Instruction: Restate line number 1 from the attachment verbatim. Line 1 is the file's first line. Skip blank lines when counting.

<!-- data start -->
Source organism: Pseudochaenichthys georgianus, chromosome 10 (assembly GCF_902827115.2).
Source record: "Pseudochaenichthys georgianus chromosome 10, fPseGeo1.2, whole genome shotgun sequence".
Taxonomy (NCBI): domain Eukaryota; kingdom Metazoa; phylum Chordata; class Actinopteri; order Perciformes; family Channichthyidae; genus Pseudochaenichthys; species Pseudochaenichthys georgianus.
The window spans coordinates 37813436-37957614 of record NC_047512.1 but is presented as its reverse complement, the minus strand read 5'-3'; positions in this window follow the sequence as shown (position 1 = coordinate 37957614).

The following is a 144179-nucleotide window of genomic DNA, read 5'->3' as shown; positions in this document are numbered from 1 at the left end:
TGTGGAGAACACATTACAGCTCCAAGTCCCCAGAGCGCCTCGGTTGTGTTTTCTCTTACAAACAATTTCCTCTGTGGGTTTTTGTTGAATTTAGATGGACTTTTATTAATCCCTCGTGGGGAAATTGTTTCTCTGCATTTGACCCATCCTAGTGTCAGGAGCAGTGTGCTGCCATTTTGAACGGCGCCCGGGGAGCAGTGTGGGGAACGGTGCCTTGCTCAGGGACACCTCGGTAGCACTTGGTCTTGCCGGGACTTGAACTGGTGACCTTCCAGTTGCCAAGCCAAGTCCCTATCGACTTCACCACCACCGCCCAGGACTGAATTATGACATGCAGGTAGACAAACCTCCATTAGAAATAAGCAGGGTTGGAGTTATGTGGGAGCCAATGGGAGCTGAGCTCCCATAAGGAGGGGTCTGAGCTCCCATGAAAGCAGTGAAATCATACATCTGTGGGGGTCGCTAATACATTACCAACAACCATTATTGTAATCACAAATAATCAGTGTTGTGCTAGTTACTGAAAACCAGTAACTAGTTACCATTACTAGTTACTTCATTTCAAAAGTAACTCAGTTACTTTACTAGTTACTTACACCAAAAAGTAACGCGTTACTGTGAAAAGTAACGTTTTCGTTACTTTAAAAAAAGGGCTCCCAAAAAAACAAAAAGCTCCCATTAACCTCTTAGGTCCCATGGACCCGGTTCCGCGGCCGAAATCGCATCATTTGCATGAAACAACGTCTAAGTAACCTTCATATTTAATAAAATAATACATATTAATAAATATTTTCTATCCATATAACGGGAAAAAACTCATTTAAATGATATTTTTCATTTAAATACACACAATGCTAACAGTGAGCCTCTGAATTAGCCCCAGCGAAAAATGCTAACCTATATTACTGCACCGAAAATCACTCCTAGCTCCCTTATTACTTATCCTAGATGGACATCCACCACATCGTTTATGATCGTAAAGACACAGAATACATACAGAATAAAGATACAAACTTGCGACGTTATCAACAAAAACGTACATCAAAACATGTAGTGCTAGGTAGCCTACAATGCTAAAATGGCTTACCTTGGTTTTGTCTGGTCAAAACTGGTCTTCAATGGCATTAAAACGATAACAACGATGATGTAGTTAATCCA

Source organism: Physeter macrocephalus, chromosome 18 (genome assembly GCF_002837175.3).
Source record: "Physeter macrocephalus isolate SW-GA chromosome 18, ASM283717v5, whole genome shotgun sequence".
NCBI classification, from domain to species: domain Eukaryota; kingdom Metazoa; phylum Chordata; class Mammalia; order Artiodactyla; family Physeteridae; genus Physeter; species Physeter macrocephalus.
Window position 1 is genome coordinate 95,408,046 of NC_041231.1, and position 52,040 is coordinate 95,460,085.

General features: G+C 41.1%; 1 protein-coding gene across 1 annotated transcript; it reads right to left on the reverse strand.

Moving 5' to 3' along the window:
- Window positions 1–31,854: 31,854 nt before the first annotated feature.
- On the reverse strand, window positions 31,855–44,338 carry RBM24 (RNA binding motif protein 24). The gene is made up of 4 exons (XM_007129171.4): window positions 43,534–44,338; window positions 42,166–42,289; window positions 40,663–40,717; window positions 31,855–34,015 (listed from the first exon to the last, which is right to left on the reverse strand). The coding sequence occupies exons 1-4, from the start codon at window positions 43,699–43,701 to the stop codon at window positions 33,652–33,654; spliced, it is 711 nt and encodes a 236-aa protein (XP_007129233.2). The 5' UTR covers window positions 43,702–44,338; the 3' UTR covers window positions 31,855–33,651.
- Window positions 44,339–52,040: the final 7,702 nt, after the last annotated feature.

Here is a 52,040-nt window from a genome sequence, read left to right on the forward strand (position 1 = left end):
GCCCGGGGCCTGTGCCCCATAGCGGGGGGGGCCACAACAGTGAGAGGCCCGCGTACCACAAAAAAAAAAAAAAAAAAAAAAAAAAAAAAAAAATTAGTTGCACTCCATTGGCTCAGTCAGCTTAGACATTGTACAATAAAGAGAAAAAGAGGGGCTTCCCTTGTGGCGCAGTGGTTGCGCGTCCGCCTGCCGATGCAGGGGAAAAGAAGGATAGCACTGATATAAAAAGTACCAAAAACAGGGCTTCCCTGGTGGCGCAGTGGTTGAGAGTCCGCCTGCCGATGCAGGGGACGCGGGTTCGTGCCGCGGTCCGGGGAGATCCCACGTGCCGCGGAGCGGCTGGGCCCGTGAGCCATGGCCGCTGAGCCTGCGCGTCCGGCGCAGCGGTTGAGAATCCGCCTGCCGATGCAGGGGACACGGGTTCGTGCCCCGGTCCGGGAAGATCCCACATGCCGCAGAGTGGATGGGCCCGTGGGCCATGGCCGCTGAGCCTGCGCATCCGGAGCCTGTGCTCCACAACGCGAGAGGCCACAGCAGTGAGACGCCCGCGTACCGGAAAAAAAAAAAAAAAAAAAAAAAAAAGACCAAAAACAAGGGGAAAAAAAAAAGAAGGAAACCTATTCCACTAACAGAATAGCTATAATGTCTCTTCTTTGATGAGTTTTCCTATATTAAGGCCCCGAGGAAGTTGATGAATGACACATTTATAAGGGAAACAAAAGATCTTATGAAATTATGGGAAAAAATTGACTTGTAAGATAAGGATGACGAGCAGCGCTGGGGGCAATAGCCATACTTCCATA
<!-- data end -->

Source organism: Pseudochaenichthys georgianus, chromosome 10 (assembly GCF_902827115.2).